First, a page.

They might have lived and died happily but that the head of the Council of Sages, a powerful magic user in his own right, was jealous of this wizard, deeply jealous. He acted with admirable swiftness and efficiency; at once, he threw a lavish banquet, invited every scholar, sage, mage and monk for miles around, and poured out barrels and barrels of wine. And procured one poison cup. Poor Joyful Wing-- she saw the black pill slipped into her husband's goblet. What was she to do? Should she inform him of its presence, he would act rashly; to throw the wine away and accuse his host -- the venerable old sage over all the Council-- of murder would be an unforgivable insult. He would be put to death on the spot. But if she let him drink, he would be dead just the same, only this time the death sentence would be slow and painful. And Wing loved her husband too much to let him die at all.

She had only seconds to snatch her husband's goblet from his hand, replace it with her own, and drink down the poison in a gulp. She fell to the floor shaking a moment later.

Ah, the poor Venerable Sage. The murder of an innocent woman was not such an understandable thing as the disposal of a rival, and there is law in China even for sages. He was dragged before the court, and it was the last he saw of his office and his first introduction to the jail cell that would be his companion for the rest of his long life.

This was little comfort to the wizard, who now could only sit by his wife's side and watch her dying, slowly, of the painful poison that had been meant for him. Wing faded like a flower, color draining from her skin, life escaping her in every breath.

The wizard's love and pride and sorrow combined into a kind of madness, then. He left his bride's side and, through various nearly suicidal means, journeyed to the Western Paradise itself. Proud fool! He crept, cloaked in every concealing magic he knew, through the celestial palace by the lake, to the peach orchard where the Queen Mother of the West grew the peaches of immortality. Ah! If he had been caught then, he might only have been killed. But his magic was strong, and undetected he strained up to pick a single, perfect peach.

Then he fled. But the next day, when the Queen's handmaiden walked in the garden, she knew at once that there had been a theft, and she called on the Queen's guards. The scent of those peaches can be smelled from miles away; the dogs had no trouble, racing into the wilderness of China and finding a sleeping wizard, white with exhaustion, curled around his sacred treasure. He was woken rudely by a spear in the shoulder, and even pinned to the ground he managed to cast a fire spell that scattered the hunting dogs and many of the hunting party's horses-- but the captain of the hunt, a particularly cruel-minded immortal, did not desert his prey. Looking down at the shaking mortal, he asked why.

"I took it for my wife," gasped the wizard. "She is dying; she has been murdered. I cannot live without her. She is my life."

"Tell me where she is," said the captain of the hunt, smiling a secret smile, "and I will take the peach to her."

The wizard, all unsuspecting, told him. And the captain rode away, leaving the man pinned and bleeding. The next day he returned, as good as his word, to give the good news to the thief.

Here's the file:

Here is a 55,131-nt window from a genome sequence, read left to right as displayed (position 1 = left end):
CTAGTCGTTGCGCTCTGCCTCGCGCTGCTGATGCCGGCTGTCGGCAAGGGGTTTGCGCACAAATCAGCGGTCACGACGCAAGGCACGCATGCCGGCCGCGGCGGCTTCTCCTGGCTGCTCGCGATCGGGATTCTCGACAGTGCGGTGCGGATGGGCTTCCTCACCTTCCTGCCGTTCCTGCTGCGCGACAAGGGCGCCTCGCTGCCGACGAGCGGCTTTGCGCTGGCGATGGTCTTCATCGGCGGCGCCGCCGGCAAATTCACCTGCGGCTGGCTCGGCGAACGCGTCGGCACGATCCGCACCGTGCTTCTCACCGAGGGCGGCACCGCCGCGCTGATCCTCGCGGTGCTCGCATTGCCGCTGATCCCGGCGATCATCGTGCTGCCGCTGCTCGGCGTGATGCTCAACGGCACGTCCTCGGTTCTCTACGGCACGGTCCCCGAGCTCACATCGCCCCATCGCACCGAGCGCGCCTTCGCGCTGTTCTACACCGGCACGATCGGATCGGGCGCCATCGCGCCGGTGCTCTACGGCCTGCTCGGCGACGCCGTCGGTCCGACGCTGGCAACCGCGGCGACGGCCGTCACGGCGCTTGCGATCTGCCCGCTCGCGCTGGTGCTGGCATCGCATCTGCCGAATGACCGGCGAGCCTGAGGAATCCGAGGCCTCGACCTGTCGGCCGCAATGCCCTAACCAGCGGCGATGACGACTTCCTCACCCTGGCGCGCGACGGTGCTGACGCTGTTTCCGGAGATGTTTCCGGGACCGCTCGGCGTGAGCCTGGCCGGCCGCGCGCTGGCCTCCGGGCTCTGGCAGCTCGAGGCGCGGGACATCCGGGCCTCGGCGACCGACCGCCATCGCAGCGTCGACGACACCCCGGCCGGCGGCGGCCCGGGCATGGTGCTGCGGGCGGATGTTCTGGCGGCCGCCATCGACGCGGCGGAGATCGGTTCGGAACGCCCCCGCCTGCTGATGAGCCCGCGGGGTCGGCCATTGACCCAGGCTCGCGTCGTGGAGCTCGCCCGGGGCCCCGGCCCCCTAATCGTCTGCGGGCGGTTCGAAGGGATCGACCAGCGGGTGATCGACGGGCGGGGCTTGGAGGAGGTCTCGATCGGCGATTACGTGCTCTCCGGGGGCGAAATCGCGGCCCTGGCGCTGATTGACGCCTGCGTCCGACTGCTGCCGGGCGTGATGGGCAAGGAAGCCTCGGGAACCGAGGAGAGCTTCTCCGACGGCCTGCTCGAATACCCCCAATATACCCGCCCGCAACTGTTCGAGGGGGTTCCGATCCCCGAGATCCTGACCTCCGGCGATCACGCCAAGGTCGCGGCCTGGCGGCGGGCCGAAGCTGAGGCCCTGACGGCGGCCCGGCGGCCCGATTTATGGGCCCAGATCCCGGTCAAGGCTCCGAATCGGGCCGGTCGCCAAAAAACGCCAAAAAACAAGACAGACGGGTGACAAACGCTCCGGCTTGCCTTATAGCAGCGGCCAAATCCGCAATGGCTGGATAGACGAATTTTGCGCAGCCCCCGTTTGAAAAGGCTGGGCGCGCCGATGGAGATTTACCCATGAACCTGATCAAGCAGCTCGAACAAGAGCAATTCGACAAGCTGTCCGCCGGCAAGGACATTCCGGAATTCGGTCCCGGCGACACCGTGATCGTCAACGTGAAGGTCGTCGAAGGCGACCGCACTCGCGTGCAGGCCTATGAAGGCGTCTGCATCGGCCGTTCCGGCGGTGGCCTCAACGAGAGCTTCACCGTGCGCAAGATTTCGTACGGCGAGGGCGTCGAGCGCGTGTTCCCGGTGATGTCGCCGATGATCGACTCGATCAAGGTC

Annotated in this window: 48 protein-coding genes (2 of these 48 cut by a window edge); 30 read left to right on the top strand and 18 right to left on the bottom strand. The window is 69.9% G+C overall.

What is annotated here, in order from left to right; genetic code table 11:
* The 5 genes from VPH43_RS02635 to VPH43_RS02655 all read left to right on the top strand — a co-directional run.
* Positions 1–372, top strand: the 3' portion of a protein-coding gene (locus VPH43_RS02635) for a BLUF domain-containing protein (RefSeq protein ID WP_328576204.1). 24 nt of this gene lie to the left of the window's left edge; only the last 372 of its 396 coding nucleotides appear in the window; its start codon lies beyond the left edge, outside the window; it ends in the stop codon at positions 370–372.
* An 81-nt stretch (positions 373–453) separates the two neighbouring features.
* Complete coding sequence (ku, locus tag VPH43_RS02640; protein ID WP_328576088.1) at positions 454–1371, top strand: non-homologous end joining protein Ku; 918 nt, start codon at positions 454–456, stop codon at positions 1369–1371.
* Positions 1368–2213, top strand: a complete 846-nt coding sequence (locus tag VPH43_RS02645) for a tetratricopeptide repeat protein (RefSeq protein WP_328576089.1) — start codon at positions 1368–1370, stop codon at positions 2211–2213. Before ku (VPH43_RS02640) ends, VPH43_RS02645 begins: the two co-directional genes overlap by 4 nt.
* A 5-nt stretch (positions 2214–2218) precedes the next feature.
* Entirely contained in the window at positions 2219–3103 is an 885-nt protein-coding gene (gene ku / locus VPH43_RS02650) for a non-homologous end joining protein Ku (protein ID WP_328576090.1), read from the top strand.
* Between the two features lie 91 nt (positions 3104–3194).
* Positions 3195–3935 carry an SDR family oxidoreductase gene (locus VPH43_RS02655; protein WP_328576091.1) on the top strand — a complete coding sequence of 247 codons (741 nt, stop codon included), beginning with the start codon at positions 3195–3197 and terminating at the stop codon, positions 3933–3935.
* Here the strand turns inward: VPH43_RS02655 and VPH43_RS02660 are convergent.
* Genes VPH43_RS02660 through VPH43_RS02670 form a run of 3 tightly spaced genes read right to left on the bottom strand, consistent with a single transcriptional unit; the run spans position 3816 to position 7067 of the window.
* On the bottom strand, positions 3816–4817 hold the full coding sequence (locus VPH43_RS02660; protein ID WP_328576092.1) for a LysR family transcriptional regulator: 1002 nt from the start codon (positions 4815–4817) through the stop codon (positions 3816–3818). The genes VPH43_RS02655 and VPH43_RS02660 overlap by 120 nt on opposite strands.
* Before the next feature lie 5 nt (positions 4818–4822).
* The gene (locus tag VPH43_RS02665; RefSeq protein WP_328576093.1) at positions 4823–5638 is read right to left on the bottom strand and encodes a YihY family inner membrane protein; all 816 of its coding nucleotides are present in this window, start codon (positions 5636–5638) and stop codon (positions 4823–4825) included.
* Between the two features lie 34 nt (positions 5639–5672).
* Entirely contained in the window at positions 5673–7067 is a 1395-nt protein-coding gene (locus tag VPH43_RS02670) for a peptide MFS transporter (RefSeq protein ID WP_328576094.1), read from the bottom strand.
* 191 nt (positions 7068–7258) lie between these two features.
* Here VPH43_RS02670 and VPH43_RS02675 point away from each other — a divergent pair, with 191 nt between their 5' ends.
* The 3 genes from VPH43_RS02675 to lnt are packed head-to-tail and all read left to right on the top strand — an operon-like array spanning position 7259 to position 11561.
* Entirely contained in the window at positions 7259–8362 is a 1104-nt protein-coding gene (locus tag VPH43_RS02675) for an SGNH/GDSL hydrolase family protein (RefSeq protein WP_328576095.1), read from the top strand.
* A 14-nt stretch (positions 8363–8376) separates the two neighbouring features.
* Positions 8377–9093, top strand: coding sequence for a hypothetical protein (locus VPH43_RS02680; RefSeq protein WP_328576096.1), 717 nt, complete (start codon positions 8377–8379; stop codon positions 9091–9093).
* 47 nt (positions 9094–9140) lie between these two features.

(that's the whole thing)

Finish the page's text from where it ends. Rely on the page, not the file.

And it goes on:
How the wizard's last blood froze in his veins as he lay dying, to hear this: "Very well. She lives. But until you meet with her again, you will have only a living death, serving the will of others as you never served heaven, and she will have no life that you know. If your love is as strong as you say, you will find each other again. If will both be punished as you deserve."

And he wrenched the spear from the wizard's shoulder and lopped off his head, all in one motion-- but the wizard's shade could not depart. He was bound now to his last remains, and the immortal carved certain characters into his skull that would preserve it forever. He offered the grisly trophy to the Council of Sages, and the once-proud wizard became a servant to those who had murdered his bride.

It was at this point that the story ended, and I, horrified, could be silent no longer. "And then what?"

My mentor lowered his eyes. He appeared in the simple clothes of a scholar, his hair cut short to his head, but there was a sadness to him, an ancient sadness that was far older than he seemed to be. His eyes fell. "And so the wizard was passed from master to master. He remembered what he was commanded to remember, and forgot most of what he was not. Over the centuries he forgot his own name, for none of his masters deemed it important enough to remember. Until-" He broke off. Shades cannot truly weep, but the shadows of tears were slipping from his dry eyes and running down his skin.

"Until?" I whispered.

He spoke all in a burst: "Until he was given to Morning's Brother, and a little boy who knew no better came to his uncle's house and named him 'Bone Cage', and counted him a friend.'" His throat choked. "And I never forgot HER!" And with that, the spirit who had been a second father to me, my protector in childhood and my teacher through most of my life, vanished into a pool of smoke and sank back into the ancient human skull that he called home, not to come out though I asked him to, again and again.

I went and sat down, Bone Cage's skull in my lap, my hands covering the ancient symbols carved into it, and I wept the tears that he could not. I shed enough tears that night for both of us, and vowed to myself that some day, before I died, I would find his bride, bring them back together, and break the curse.